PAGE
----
3. The trade unions, which are a potentially fertile ground for fomenting dissatisfaction amongst the urban proletariat, already have established ties to mainstream political parties.
  4. The presence of the Maoists in key industries like defence production, telecom and the like are poor.

“Undoubtedly, an urban base can provide logistical support to the armed struggle, i.e. technical and medical help. It further helps to recruit and send cadre to rural areas. The Maoists also plan to infiltrate ‘enemy organisations’, such as the Police, paramilitary and military forces in these populous regions.

“It may be inferred that the Maoists are venturing into the Indian cities with obvious intentions of solidifying and extending their networks and in addition to that, they are in the process of colluding with other terrorist outfits based in the Northeast, Bangladesh and Nepal, which has grave security implications for the Indian state.

“In STIR, the rebels stress the formation of secret party units in the bastis and slums of urban areas. Their main focus is that of mass political mobilisation by inculcating the leadership qualities in the urban working class: the class, according to Karl Marx, which possesses the ‘revolutionary consciousness.’

“In UPUA, they acknowledge that their party’s work and organisation in the cities/towns is extremely weak and generally cannot achieve a dominant position till the final stages of the people’s war.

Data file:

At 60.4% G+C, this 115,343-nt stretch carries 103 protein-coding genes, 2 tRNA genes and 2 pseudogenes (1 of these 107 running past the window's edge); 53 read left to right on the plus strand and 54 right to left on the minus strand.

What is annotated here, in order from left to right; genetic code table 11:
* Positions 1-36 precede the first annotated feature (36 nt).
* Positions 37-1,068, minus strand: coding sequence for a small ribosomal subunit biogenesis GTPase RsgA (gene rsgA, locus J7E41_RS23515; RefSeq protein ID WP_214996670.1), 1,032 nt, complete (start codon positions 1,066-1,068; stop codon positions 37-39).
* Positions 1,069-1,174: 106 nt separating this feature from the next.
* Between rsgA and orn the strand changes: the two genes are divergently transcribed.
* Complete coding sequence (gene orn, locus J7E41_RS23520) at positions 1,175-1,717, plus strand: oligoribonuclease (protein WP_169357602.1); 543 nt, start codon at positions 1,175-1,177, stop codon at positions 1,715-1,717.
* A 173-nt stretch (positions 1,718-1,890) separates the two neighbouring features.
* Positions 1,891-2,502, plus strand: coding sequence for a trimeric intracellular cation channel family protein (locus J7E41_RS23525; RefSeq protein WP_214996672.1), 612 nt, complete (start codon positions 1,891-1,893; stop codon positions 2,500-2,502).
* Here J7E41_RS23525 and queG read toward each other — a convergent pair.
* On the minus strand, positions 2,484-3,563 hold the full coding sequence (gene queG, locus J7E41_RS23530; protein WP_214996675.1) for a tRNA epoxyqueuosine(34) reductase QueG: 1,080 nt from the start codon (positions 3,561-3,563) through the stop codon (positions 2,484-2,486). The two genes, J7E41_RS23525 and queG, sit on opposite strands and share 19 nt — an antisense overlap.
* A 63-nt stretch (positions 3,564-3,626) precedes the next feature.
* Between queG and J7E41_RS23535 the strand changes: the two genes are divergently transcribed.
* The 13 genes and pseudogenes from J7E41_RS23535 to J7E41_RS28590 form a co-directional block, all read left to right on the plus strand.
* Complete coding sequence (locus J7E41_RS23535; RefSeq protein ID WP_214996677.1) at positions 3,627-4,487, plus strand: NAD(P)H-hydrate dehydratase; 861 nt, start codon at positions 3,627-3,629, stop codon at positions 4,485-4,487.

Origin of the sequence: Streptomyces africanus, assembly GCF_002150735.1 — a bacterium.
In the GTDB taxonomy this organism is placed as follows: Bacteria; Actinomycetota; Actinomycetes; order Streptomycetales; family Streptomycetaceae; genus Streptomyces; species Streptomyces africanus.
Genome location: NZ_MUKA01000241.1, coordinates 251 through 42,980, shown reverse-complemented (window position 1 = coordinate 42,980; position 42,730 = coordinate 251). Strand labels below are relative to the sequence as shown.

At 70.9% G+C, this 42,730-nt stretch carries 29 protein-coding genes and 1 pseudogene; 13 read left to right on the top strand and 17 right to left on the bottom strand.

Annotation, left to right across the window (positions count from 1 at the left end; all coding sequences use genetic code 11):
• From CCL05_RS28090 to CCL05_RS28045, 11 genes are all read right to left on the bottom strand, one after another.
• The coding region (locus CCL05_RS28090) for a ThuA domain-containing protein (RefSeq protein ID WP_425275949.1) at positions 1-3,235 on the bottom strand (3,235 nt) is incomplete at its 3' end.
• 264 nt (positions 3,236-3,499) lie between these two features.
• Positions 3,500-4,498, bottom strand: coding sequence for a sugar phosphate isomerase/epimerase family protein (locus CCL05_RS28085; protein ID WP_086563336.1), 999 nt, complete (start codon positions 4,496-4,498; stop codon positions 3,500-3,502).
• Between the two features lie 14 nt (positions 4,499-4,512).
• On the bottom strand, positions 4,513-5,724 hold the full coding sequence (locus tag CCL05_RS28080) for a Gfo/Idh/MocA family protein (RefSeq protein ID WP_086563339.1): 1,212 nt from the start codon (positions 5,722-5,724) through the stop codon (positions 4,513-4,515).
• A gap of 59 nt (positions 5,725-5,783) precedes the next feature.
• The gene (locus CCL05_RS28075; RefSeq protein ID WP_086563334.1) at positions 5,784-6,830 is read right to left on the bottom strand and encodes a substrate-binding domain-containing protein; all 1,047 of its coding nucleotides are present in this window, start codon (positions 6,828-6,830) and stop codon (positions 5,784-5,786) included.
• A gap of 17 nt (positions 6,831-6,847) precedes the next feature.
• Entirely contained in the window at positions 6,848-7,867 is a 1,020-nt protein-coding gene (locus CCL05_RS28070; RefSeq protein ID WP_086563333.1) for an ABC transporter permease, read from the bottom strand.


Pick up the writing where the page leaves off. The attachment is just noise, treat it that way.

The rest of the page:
“This ‘objective reality’ forces the Maoists to carve out a ‘mellowed-down’ long-term policy for urban areas. However, there have been arrests made (from 2007 onwards) by the Indian Police, of prominent Maoist leaders from cities like New Delhi, Mumbai, Pune, Thane, Nasik, Kolkata, Chandigarh and other urban areas. These are pointers to the fact that the ultras have spread their wings in cities, more so, after the publication of the UPUA.”

What Should The State Do?

Mukherjee then enumerates nine points detailing the long-term strategy of the Maoists for the urban areas and also provides pointers to what the state should do to counter them.

“In the meantime, the Police needs to step up its human intelligence network and continue to nab the urban outfits of the Maoists, as they had been doing for some time. Panic buttons need not be pressed right now. But cognizance must be taken of the fact that the spread of the Maoists in the sprawling towns and cities of India could shape up as a major destabilising parameter in the future.

“Establishment of any base in the cities however will not be feasible for the Maoists without help from the city-based intellectuals – students, academics or professionals.

“The intellectual support to the Maoists to a large extent provides the financial backbone to the ultras. Funds/grants are generated in the urban areas for the Maoists. In order to counter it, the following needs to be emphasised:

  1. Police espionage on frontal organisations of the Maoists.
  2. Arrests of suspected leadership of those organisations.
  3. Police espionage in college/university campuses, especially those with a history of a rebellious past, like Presidency College, Jadavpur University or institutes with potential radical ambience like JNU, Jamia Milia Islamia.